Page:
I tell you they cannot teach you anything, and they could not make them because they have not the brain to do it. At least I mean the Southern people; Oh the Yankees they are smart. Now tell me from all you have heard from me, are you not worth anything? Are you those men whom they think, God only created as a curse and for a slave? Whom they do not consider their equals? As I said before the Yankees are smart; there are good ones and bad ones. The good ones, if they are good they are very good, if they are bad, they are very bad. But the worst and most contemptible, and even worse than even your masters were, are those Yankees, who hired themselves as overseers.

Believe not in these School teachers, Emissaries, Ministers, and agents, because they never tell you the truth, and I particularly warn you against those Cotton Agents, who come honey mouthed unto you, their only intent being to make profit by your inexperience.

If there is a man who comes to you, who will meddle with your affairs, send him to one of your more enlightened brothers, who shall ask him who he is, what business he seeks with you, etc.

Believe none but those Agents who are sent out by Government, to enlighten and guide you. I am an officer in the service of the U.S. Government, and ordered to aid Gen[era]l [Rufus] Saxton, who has been only lately appointed Ass[istan]t Com[missione]r from South Carolina. So is Gen[era]l [Edward A.] Wild Ass[istan]t Com[missione]r for Georgia.

When Chief Justice [Salmon P.] Chase was down here to speak to you, some of those malicious and abominable New York papers derived from it that he only seeks to be elected by you as President. I have no such ambition, I let them have for a President a white or a black one. I don't care who it be—it may be who has a mind to. I shall not be intimidated whether by threats or imprisonment, and no power will keep me from telling you the truth. So I expressed myself even at Charleston, the hotbed of those scoundrels, your old masters, without tear or reluctance.

So I will come to the main purpose for which I have come to see you. As before the whole South depended upon you, now the whole country will depend upon you. I give you an advice how to get along. Get up a community and get all the lands you can—if you cannot get any singly.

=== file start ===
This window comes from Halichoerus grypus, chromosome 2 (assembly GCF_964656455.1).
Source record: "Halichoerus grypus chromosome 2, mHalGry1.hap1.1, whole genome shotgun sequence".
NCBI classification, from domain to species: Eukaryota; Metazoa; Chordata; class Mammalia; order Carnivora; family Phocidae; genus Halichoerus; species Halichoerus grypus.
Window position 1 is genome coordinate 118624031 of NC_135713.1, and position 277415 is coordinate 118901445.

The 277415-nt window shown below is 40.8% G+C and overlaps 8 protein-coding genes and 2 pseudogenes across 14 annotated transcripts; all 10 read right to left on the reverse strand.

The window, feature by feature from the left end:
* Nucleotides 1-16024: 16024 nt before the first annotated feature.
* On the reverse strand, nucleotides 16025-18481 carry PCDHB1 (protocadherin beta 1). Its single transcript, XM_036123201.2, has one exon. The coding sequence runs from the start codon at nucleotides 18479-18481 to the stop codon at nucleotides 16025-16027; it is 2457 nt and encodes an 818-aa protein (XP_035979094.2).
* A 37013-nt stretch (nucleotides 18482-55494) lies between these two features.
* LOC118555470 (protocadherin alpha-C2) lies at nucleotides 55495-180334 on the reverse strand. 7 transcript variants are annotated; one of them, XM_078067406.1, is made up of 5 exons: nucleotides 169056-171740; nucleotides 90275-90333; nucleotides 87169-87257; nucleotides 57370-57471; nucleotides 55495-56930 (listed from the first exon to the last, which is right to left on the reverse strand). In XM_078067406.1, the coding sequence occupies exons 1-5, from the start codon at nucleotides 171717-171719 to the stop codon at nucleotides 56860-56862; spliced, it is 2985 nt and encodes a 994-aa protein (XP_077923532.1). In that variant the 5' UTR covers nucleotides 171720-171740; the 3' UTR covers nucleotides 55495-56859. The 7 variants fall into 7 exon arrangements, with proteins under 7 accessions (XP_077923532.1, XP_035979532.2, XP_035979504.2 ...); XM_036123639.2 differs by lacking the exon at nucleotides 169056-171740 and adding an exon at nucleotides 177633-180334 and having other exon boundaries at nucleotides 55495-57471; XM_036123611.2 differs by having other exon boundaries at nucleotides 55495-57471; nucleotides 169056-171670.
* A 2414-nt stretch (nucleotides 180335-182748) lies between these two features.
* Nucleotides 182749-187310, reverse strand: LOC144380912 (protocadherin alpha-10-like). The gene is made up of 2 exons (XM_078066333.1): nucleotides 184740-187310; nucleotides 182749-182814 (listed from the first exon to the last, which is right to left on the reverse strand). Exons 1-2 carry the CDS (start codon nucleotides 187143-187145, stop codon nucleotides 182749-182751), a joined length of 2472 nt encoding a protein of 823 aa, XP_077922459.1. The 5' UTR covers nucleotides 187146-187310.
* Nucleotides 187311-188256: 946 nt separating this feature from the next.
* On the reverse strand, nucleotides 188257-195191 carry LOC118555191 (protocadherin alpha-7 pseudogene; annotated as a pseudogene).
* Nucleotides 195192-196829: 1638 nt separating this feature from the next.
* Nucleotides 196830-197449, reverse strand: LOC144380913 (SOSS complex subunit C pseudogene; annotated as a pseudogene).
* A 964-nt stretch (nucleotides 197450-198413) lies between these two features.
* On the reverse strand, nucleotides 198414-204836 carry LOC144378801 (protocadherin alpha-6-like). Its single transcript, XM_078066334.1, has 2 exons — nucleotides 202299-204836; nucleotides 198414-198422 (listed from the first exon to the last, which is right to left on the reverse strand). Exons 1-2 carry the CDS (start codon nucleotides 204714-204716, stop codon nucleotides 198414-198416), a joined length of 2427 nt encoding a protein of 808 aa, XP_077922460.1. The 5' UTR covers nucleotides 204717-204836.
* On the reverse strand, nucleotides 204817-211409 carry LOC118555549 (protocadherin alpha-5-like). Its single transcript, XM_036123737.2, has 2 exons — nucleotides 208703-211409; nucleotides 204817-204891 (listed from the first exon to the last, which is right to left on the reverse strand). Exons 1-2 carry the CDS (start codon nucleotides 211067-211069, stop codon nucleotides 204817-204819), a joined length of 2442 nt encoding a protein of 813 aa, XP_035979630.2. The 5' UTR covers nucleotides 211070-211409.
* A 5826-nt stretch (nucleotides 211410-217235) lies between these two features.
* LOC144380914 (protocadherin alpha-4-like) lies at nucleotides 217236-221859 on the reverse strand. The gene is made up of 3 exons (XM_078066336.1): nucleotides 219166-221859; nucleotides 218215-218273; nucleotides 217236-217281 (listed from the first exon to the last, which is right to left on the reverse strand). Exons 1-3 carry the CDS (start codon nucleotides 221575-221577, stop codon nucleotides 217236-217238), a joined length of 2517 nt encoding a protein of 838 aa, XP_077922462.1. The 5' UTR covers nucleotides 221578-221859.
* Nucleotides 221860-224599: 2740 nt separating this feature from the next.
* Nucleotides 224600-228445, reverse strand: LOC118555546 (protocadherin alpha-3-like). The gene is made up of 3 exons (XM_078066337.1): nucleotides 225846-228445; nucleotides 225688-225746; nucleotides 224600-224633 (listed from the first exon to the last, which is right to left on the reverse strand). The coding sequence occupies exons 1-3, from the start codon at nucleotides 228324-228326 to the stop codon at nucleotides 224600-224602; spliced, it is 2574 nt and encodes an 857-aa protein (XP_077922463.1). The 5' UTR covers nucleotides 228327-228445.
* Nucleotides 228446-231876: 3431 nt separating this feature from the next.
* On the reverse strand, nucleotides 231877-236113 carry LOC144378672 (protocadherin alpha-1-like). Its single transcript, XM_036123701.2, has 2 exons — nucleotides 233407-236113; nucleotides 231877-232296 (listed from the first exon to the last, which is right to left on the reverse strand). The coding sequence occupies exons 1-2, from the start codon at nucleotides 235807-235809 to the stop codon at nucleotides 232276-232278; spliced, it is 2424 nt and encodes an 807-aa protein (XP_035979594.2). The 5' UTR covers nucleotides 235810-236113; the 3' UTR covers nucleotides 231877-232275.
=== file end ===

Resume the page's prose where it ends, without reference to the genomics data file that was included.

Grow as much vegetables, etc., as you want for your families; on the other part of the land you cultivate Rice and Cotton. Now for instance one acre will grow a crop of Cotton of $90—now a land with ten acres will bring $900 every year: if you cannot get the land all yourself,—the community can, and so you can divide the profit. There is Tobacco for instance (Virginia is the great place for Tobacco). There are whole squares at Dublin and Liverpool named after some place of Tobacco notoriety, so you see of what enormous value your labor was to the benefits of your masters. Now you understand that I want you to be the producers of this country. It is the wish of the Government for you to be so. We will send friends to you, who will further instruct you how to come to the end of our wishes. You see that by so adhering to our views, you will become a wealthy and powerful population.

Now I look around me and notice a man, barefooted, covered with rags and dirt. Now I ask, what is that man doing, for whom is he working. I hear that he works for that and that farmer for 30 cents a day. I tell you that must not be. That would be cursed slavery over again. I will not have it, the Government will not have it, and the Government shall hear about it. I will tell the Government.

I tell you slavery is over, and shall never return again. We have now 200,000 of our men well drilled in arms and used to Warfare, and I tell you ... that slavery shall not come back again, if you are determined it will not return again.

Now go to work, and in a short time I will see you again, and other friends will come to show you how to begin.

Have your fields in good order and well tilled and planted, and when I pass the fields and see a land well planted and well cared for, then I may be sure from the look of it, that it belongs to a free Negro, and when I see a field thinly-planted and little cared for, then I may think it belongs to some man who works it with slaves.



Footnotes

1 Martin Delanys Advice to Former Slaves (July 23. 1865). The speech was reported in the letter of Lieutenant Edward M. Stoeber to Major S. M. Taylor of the Bureau Refugees, Freed men, and Abandoned Lands South Carolina, Georgia, and Florida, sent from Beaufort, S.C., July 24, 1865. Printed in pan in Ira Berlin, Steven Hahn, Steven F. Miller, Joseph P. Reidy, and Leslie S. Rowland, "The Terrain of Freedom: The Struggle over the Meaning of Free Labor in the U.S. South," History Workshop, no. 22 (Autumn 1986), pp. 123-27. From the U.S. National Archives and Records Administration, Freedman's Bureau Records; Washington, D.C., S-5 1865, Registered Letters Received (series 2922), South Carolina Assistant Commissioner, BRFAL, NA.